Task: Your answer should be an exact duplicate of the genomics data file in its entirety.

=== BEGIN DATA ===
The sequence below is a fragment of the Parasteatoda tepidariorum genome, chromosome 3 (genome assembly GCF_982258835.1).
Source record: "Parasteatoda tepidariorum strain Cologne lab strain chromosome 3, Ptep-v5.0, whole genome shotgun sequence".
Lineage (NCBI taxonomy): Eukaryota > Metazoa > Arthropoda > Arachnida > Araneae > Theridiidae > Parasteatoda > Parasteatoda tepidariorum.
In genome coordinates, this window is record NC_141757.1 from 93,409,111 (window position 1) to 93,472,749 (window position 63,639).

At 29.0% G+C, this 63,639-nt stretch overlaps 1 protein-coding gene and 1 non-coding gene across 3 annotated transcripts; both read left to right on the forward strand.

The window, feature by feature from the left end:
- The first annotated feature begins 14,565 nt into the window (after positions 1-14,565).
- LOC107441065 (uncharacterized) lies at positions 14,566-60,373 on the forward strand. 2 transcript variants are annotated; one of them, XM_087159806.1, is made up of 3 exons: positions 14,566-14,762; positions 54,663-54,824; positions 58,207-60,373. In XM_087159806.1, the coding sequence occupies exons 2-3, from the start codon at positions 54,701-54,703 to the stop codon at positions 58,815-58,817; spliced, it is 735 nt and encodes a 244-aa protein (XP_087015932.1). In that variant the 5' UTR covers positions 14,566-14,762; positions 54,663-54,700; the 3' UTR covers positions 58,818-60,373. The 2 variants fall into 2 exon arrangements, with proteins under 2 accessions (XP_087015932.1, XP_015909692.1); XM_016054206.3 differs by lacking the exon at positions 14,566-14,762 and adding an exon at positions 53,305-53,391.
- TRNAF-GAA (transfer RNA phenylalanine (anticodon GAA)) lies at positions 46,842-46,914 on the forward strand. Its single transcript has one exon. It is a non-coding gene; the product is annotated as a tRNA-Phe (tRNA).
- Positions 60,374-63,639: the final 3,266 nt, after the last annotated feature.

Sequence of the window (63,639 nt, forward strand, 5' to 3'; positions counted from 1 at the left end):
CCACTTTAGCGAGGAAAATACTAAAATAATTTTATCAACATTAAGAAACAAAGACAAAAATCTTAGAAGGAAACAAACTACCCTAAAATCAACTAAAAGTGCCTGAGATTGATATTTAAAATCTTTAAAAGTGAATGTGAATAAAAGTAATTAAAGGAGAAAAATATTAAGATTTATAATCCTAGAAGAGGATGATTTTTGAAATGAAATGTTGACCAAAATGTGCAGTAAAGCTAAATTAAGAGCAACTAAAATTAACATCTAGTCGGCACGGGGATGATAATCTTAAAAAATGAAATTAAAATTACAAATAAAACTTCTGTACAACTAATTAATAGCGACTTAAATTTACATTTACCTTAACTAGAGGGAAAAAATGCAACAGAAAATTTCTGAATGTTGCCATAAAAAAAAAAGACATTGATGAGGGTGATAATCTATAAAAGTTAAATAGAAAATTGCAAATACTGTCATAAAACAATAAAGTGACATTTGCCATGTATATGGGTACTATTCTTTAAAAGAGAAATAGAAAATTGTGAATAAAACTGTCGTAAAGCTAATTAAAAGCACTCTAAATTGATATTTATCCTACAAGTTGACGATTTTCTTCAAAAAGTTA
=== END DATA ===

The sequence below is a fragment of the Parasteatoda tepidariorum genome, chromosome 3 (genome assembly GCF_982258835.1).
Source record: "Parasteatoda tepidariorum strain Cologne lab strain chromosome 3, Ptep-v5.0, whole genome shotgun sequence".
Lineage (NCBI taxonomy): Eukaryota > Metazoa > Arthropoda > Arachnida > Araneae > Theridiidae > Parasteatoda > Parasteatoda tepidariorum.
In genome coordinates, this window is record NC_141757.1 from 93,409,111 (window position 1) to 93,472,749 (window position 63,639).

At 29.0% G+C, this 63,639-nt stretch overlaps 1 protein-coding gene and 1 non-coding gene across 3 annotated transcripts; both read left to right on the forward strand.

The window, feature by feature from the left end:
- The first annotated feature begins 14,565 nt into the window (after positions 1-14,565).
- LOC107441065 (uncharacterized) lies at positions 14,566-60,373 on the forward strand. 2 transcript variants are annotated; one of them, XM_087159806.1, is made up of 3 exons: positions 14,566-14,762; positions 54,663-54,824; positions 58,207-60,373. In XM_087159806.1, the coding sequence occupies exons 2-3, from the start codon at positions 54,701-54,703 to the stop codon at positions 58,815-58,817; spliced, it is 735 nt and encodes a 244-aa protein (XP_087015932.1). In that variant the 5' UTR covers positions 14,566-14,762; positions 54,663-54,700; the 3' UTR covers positions 58,818-60,373. The 2 variants fall into 2 exon arrangements, with proteins under 2 accessions (XP_087015932.1, XP_015909692.1); XM_016054206.3 differs by lacking the exon at positions 14,566-14,762 and adding an exon at positions 53,305-53,391.
- TRNAF-GAA (transfer RNA phenylalanine (anticodon GAA)) lies at positions 46,842-46,914 on the forward strand. Its single transcript has one exon. It is a non-coding gene; the product is annotated as a tRNA-Phe (tRNA).
- Positions 60,374-63,639: the final 3,266 nt, after the last annotated feature.

Sequence of the window (63,639 nt, forward strand, 5' to 3'; positions counted from 1 at the left end):
CCACTTTAGCGAGGAAAATACTAAAATAATTTTATCAACATTAAGAAACAAAGACAAAAATCTTAGAAGGAAACAAACTACCCTAAAATCAACTAAAAGTGCCTGAGATTGATATTTAAAATCTTTAAAAGTGAATGTGAATAAAAGTAATTAAAGGAGAAAAATATTAAGATTTATAATCCTAGAAGAGGATGATTTTTGAAATGAAATGTTGACCAAAATGTGCAGTAAAGCTAAATTAAGAGCAACTAAAATTAACATCTAGTCGGCACGGGGATGATAATCTTAAAAAATGAAATTAAAATTACAAATAAAACTTCTGTACAACTAATTAATAGCGACTTAAATTTACATTTACCTTAACTAGAGGGAAAAAATGCAACAGAAAATTTCTGAATGTTGCCATAAAAAAAAAAGACATTGATGAGGGTGATAATCTATAAAAGTTAAATAGAAAATTGCAAATACTGTCATAAAACAATAAAGTGACATTTGCCATGTATATGGGTACTATTCTTTAAAAGAGAAATAGAAAATTGTGAATAAAACTGTCGTAAAGCTAATTAAAAGCACTCTAAATTGATATTTATCCTACAAGTTGACGATTTTCTTCAAAAAGTTA